• HNPCC
      • Screening recommendations
        • Proven germline mutation or HNPCC tumours that fit Bethesda/Amsterdam
          • Colonoscopy (and gastroscopy) annually (or at least 2 yearly) beginning at age 25 or 5 years younger than the age of diagnosis of the youngest member of the family
          • Annual transvaginal ultrasound from age 30
          • Annual urinary cytology and renal ultrasound
    • HNPCC
      • Screening recommendations
        • First degree relatives with unknown mutation status
          • As above
          • 2 yearly rather than annual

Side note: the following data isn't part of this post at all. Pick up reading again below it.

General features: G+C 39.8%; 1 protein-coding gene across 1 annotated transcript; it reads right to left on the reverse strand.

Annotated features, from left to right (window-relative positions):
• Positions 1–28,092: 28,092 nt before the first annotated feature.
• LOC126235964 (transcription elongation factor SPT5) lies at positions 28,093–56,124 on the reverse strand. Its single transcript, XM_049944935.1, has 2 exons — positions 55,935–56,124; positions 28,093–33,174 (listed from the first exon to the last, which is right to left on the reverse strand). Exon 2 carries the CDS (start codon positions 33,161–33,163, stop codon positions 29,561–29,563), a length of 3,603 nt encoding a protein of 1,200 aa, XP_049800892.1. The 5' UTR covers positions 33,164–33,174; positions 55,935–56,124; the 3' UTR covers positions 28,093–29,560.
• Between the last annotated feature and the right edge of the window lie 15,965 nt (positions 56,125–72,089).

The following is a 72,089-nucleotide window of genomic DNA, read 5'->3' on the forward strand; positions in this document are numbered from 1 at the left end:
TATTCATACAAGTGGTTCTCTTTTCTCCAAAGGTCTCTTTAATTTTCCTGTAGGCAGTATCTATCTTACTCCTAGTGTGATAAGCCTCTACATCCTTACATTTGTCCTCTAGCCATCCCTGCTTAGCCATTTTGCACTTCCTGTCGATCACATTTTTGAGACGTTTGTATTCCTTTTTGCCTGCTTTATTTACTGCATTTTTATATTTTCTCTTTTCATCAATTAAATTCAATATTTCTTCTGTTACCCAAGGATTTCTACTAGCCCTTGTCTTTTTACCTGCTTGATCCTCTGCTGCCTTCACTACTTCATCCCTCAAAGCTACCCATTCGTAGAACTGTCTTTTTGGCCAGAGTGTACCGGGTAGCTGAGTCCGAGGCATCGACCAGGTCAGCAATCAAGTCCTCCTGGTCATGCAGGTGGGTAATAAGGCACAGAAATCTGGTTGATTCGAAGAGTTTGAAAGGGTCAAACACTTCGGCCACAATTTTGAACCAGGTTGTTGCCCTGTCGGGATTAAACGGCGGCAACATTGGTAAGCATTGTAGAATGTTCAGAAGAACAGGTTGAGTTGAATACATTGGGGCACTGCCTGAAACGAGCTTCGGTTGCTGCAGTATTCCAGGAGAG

• Relatives negative for known germ line mutation
          • Category 1 recommendations
    • SUMMARY
      • Category 1
        • At or just above average risk
          • No FH or single first degree relative with CRC over 55
      • FOBT ever 2 years from age of 50
    • SUMMARY
      • Category 2
        • Moderately increased risk
          • One first degree relative CRC under age 55
          • Two first or second degree relatives on same side of family with CRC
        • 5 yearly colonoscopy from age 50 or 10 years younger than the age of diagnosis of the youngest family member
    • SUMMARY
      • Category 3
      • At potentially high risk
        • Features of FAP or HNPCC
        • Complex
        • Individualised
        • Genetic testing
        • Extensive - often annual testing